What is Receptive Language? (An Overview)

In this blog we will answer the question ‘what is receptive language?’ and give an insight into the difference between expressive and receptive language.

There are two types of languages: Receptive language and Expressive language. 

Receptive Language is the ability to comprehend and grasp language, words and or actions of others. This includes visual information, sounds, concepts (for example, shapes, sizes, colors) and written information. 

Individuals who suffer from Receptive Language Disorder have difficulty in understanding what one’s actions mean, identifying objects and or following instructions. 

Expressive Language on the other hand is expressing emotions or needs via verbal or non verbal communication. An individual uses sentences or correct words while communicating, in order to showcase his thoughts/feelings. For example, a child telling his parents that he is hungry by saying ‘I want food because I am hungry’ or by simply patting his stomach as a sign of hunger. 

Someone who has an Expressive Language disorder may face difficulty in asking questions, using words or gestures, choosing the right vocabulary for specific situations etc. 

People who have a disorder of thought, Tangentiality also find it difficult to use receptive language or comprehend it.

How to diagnose Receptive Language Disorder? 

A child can be diagnosed with Receptive Language Disorder if he shows these behavioral signs: 

  • Inability to concentrate on specific information or directions 
  • Difficulty in following instructions (verbal or visual) 
  • Very low levels of concentration in school or while performing tasks
  • Repeating a question directed towards them 
  • Unable to read or write properly 
  • Lacking the knowledge or understanding that others of their age have 
  • Inability to differentiate between two things that are similar in one or more aspects (for example, unable to distinguish the sound of a doorbell from that of a car horn). 

A child who is less than 3 years old can be evaluated using early intervention. A speech-language therapist is the one who diagnoses one with language disabilities. 

Who suffers from Receptive Language Disorder? 

Intellectually challenged people have difficulties in using receptive, expressive or both types of languages. Around 3-5% of the children have this problem, in which they are unable to portray their emotions or feelings through the use of gestures or words. 

One might suffer from receptive language disorder due to a brain injury or a damaged central nervous system (CNS). This can be the result of an accident, childhood injury and or other mental disorders. 

A child who is diagnosed with ASD (Autism Spectrum Disorder), Dyslexia or a learning disability are unable to interpret the meaning behind one’s actions or words. They themselves are unable to use receptive language daily, in order to communicate with others.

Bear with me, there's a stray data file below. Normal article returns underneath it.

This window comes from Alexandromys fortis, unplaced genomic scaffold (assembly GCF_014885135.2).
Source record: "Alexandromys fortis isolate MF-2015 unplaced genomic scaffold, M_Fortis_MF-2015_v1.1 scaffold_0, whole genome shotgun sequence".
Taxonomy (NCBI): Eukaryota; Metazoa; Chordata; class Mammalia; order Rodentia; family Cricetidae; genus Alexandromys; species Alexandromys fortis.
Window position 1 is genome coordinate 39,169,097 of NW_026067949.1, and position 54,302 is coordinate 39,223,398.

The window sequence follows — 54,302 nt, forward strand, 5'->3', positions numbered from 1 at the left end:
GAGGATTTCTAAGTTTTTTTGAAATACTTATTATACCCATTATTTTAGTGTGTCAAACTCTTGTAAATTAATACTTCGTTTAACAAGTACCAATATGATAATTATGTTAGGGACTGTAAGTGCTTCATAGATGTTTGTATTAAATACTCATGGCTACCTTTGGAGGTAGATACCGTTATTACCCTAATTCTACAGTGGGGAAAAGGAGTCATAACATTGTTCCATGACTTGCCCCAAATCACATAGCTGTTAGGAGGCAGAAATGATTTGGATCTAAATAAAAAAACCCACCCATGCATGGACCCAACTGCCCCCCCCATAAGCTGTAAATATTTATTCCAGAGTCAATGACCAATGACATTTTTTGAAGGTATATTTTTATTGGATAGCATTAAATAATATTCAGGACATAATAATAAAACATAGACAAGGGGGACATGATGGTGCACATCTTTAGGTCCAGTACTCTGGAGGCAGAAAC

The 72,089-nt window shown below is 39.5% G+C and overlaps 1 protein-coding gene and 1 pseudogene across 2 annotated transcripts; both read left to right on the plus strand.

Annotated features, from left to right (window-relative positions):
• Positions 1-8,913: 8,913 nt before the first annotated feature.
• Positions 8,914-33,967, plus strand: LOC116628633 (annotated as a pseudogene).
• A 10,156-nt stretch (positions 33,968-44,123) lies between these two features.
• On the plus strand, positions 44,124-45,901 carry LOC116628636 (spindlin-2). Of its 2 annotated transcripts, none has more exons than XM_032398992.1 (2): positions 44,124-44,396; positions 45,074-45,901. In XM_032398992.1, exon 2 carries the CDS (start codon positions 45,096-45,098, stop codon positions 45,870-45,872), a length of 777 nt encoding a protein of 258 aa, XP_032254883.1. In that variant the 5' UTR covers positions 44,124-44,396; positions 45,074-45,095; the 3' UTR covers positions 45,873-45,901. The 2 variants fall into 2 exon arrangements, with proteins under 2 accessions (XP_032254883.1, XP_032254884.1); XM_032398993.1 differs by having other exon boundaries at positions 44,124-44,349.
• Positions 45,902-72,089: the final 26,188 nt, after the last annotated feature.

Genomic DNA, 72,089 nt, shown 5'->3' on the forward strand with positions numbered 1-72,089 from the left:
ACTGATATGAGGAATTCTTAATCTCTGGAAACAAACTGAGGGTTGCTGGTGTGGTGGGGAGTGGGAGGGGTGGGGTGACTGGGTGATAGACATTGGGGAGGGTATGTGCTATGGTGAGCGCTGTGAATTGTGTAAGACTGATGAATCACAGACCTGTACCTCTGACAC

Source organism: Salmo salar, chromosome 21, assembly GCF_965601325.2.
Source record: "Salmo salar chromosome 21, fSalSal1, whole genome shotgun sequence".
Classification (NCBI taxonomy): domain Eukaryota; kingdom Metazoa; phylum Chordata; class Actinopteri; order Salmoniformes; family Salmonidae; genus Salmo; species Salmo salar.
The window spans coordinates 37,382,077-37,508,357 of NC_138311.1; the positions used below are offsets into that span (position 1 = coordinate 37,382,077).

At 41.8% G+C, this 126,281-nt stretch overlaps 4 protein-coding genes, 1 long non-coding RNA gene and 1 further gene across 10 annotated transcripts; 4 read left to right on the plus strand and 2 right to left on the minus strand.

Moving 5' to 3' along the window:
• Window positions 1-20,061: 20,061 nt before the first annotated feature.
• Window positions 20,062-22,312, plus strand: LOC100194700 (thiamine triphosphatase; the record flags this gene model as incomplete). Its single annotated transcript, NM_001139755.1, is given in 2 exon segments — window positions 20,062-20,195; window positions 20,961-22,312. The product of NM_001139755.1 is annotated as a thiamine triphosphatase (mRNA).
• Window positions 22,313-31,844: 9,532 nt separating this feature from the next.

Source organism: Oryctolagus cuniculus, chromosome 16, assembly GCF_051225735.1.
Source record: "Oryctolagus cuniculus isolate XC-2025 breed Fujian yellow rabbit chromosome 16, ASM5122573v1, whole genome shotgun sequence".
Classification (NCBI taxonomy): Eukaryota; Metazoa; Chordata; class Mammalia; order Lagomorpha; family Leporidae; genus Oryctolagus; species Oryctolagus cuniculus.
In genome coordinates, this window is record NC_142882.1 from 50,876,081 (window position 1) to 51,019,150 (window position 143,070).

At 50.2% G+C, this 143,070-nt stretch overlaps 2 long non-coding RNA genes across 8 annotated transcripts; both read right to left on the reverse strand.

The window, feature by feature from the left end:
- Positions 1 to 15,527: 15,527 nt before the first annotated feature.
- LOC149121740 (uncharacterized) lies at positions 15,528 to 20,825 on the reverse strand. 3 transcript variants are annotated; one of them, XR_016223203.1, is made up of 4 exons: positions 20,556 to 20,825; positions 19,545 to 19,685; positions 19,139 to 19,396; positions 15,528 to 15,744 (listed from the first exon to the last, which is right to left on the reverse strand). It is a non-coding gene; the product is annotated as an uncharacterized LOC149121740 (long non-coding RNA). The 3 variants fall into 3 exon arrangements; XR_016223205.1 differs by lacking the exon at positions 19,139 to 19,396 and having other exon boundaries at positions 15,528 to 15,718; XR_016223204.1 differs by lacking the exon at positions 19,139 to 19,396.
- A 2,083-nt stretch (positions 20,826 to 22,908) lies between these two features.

Unlike the general population, someone with any of these mental disorders has a deficiency of the skill of communication. 

Similarly, people with Down’s Syndrome lack the use of receptive language (and expressive language or both). They don’t use verbal methods of communication, neither non verbal ways in severe cases. 

Other than this, someone whose parents, siblings or any close relative has Receptive Language disorder is also prone to develop it. Thus, individuals with a family history too are prone to develop it. 

Why is Receptive Language Important? 

Receptive Language is a very important mode of communication. It allows one to express himself through the use of words, gestures and or facial expressions. Communication itself is necessary and vital. 

It is how people talk to and or understand each other. Without communication the world will be a silent place. This is why the use of receptive language is important, in order for others to understand what one thinks or feels. 

Understanding of receptive language is required in a child’s everyday life. For example, in his school setting, one is required to follow instructions and answer the teacher’s questions. If a child is unable to do so, he lacks in his academia.

Similarly, people who don’t use receptive language or suffer from its disorder face issues when in a social setting. They don’t socialise with others, thus don’t have friends. One will stay in his own cocoon of solitary and loneliness. 

Therefore, Receptive language is seen as highly important in one’s daily life because of its significance as a mode of communication.